US President Barack Obama met with congressional leaders as he prepares to announce changes to the oversight and operations of the National Security Agency, which could include using executive power to end the spy agency's bulk collection of phone and Internet records, US News reported on Friday.
Obama is reviewing the recommendations of a five-member advisory panel appointed by the White House, which concluded December 18 the dragnet collection of American phone records "should be terminated as soon as reasonably practicable."
"The current storage by the government of bulk metadata creates potential risks to public trust, personal privacy and civil liberty," the advisory report said.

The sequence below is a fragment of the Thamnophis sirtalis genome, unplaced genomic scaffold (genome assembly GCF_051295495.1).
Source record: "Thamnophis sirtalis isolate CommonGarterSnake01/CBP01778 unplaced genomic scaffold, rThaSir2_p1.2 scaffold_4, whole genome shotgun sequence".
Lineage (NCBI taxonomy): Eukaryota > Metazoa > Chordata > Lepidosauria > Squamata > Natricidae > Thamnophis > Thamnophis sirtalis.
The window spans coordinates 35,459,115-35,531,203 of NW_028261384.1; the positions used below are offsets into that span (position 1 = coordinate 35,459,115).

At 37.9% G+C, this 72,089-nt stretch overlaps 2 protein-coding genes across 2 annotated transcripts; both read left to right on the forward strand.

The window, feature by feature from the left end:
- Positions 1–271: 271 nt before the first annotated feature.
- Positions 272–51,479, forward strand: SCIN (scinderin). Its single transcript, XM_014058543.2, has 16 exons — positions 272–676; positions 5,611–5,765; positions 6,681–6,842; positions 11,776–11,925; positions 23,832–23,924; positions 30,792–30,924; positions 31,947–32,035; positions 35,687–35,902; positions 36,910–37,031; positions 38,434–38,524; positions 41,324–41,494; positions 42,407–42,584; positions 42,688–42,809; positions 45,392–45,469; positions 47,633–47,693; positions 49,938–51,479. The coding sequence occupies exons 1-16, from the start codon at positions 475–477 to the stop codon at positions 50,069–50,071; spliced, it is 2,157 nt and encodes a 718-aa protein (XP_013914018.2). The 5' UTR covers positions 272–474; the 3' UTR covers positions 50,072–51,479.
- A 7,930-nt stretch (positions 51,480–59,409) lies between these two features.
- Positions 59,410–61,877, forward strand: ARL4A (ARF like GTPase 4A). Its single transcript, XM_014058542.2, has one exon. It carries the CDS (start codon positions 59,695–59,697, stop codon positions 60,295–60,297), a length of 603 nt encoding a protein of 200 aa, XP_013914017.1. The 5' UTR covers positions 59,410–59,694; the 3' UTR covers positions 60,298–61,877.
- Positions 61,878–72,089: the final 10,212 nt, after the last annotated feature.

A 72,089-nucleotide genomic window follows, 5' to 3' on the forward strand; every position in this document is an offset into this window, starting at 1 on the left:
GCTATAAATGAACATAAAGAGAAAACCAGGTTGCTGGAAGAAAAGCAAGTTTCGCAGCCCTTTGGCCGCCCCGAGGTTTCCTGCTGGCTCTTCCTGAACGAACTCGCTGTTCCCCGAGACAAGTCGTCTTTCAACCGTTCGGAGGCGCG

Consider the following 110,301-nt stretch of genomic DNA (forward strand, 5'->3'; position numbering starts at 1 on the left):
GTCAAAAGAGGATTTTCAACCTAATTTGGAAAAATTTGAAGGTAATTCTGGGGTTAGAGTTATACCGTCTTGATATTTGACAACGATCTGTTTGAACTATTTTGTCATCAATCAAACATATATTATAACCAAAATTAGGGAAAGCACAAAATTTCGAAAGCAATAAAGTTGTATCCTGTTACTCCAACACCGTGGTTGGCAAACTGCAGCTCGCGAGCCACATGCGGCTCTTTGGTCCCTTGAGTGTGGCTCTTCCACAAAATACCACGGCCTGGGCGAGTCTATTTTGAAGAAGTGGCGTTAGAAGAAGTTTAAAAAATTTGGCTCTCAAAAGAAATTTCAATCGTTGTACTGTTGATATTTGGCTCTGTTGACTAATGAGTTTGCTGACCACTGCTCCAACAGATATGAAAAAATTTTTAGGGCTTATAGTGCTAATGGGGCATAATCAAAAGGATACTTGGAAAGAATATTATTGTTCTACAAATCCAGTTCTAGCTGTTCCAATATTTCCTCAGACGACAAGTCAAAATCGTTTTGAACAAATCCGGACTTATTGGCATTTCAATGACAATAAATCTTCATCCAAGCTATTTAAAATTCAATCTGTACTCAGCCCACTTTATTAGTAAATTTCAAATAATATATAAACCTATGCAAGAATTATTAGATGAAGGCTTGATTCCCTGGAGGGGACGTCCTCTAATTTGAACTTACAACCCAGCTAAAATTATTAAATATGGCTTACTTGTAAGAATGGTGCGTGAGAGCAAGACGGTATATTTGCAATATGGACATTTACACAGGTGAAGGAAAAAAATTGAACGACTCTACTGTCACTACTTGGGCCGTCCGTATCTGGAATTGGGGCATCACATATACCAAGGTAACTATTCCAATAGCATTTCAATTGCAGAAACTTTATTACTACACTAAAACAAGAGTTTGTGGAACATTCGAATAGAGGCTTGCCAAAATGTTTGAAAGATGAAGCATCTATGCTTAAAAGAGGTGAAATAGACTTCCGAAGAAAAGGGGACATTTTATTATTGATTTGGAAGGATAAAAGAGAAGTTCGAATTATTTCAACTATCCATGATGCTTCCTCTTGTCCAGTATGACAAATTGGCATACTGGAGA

Obama has publicly defended NSA surveillance programs, but plans to announce sometime in January which of the recommendations he will support.
Congress has increased scrutiny of the NSA in recent months, but politicians remain divided on the key issue of whether to end the agency's bulk collection of phone and Internet records.
The White House meeting also included the congressional leaders of the House and Senate intelligence committees, all of whom support the NSA's bulk data collection.
The White House's December report made "some constructive recommendations" to reform the NSA, according to a joint statement from House Intelligence Committee Chairman Mike Rogers, R-Mich., and ranking member Dutch Ruppersberger, D-Md., along with Senate Intelligence Committee Chairman Dianne Feinstein, D-Calif., and ranking member Saxby Chambliss, R-Ga.